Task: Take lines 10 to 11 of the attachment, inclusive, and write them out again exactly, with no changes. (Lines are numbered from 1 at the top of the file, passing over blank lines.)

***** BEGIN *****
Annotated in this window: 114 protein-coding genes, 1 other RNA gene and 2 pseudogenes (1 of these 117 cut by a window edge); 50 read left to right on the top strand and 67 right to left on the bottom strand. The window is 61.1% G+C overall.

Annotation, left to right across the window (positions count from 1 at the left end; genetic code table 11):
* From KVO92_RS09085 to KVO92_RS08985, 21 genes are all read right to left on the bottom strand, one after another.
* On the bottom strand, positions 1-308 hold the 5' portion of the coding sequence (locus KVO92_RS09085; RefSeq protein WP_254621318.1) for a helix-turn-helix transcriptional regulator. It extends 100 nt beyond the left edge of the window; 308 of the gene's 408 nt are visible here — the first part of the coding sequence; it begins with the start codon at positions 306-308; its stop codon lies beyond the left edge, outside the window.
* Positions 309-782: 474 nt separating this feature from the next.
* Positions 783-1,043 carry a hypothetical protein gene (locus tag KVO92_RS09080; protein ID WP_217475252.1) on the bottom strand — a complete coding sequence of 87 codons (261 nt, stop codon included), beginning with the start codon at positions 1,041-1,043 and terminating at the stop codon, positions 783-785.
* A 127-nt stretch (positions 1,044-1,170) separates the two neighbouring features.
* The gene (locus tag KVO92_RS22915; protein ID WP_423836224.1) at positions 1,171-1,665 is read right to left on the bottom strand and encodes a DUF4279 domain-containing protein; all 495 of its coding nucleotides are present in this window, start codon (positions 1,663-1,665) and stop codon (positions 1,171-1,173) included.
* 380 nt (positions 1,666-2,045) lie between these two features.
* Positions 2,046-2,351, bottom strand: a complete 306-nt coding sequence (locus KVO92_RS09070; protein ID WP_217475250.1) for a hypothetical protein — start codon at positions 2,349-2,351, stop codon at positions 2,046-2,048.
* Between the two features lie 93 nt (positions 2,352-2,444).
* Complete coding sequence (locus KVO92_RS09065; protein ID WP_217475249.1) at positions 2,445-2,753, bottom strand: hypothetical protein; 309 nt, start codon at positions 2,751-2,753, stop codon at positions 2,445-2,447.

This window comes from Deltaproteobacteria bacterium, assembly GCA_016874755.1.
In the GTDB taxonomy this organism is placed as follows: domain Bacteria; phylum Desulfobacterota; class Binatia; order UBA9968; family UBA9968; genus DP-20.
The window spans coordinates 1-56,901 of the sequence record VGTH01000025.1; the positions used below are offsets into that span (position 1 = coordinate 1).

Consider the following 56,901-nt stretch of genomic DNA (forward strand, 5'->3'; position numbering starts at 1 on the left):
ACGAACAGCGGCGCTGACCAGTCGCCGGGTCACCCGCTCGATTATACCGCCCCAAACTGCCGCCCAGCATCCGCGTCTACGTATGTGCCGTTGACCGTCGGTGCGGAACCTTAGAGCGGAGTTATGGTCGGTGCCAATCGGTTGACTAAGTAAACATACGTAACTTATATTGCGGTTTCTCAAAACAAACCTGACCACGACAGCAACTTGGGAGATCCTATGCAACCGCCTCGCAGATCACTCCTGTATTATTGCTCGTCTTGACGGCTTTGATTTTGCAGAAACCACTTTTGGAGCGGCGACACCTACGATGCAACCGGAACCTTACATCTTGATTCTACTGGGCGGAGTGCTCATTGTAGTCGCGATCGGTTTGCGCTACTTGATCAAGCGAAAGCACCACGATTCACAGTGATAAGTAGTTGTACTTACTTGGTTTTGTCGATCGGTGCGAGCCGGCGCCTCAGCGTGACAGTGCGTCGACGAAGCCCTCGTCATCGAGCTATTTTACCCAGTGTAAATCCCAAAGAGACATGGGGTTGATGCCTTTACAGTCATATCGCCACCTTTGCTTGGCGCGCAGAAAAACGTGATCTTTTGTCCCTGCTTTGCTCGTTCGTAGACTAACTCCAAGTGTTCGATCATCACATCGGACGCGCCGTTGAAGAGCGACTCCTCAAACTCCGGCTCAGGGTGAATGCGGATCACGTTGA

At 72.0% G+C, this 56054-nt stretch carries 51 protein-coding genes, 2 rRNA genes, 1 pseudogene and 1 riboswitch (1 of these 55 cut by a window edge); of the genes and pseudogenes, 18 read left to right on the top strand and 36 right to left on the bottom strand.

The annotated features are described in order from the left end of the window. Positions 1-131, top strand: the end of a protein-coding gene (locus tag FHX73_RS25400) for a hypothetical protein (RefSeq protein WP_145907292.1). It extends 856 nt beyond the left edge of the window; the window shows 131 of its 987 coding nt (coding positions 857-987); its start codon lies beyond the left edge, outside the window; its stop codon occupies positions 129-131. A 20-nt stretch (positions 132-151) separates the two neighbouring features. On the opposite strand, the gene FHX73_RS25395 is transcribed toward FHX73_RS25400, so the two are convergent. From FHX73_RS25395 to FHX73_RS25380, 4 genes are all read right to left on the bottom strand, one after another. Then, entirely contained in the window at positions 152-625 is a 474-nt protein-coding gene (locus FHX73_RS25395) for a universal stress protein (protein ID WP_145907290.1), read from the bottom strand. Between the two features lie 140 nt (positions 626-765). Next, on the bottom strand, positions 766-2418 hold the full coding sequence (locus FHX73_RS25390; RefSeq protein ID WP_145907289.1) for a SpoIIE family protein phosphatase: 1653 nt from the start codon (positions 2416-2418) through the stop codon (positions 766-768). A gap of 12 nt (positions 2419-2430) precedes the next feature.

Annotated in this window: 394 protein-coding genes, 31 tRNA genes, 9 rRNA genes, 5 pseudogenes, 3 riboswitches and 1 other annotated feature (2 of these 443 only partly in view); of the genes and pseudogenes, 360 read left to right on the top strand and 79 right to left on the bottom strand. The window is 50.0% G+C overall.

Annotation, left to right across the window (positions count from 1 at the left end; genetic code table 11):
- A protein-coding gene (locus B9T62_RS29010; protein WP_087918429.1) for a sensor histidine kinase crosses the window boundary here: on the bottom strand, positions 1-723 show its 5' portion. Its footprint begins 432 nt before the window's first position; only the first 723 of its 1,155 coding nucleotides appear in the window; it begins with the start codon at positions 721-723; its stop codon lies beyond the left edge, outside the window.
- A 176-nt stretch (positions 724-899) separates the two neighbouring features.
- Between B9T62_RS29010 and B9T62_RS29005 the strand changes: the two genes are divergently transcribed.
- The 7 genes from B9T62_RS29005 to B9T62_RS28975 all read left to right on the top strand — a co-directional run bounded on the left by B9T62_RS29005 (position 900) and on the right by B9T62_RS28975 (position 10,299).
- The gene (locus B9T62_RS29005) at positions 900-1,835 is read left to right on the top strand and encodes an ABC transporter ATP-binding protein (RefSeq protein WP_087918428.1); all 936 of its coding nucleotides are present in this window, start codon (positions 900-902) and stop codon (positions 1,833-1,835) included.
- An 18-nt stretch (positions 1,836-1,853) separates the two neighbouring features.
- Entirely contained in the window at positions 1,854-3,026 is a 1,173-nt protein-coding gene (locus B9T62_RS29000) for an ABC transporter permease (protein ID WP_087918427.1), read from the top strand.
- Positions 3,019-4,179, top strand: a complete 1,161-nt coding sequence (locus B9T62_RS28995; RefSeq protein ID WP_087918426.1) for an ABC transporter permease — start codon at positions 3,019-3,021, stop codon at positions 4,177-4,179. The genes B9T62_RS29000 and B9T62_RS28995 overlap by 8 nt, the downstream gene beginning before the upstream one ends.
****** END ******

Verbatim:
* Positions 2,046-2,351, bottom strand: a complete 306-nt coding sequence (locus KVO92_RS09070; protein ID WP_217475250.1) for a hypothetical protein — start codon at positions 2,349-2,351, stop codon at positions 2,046-2,048.
* Between the two features lie 93 nt (positions 2,352-2,444).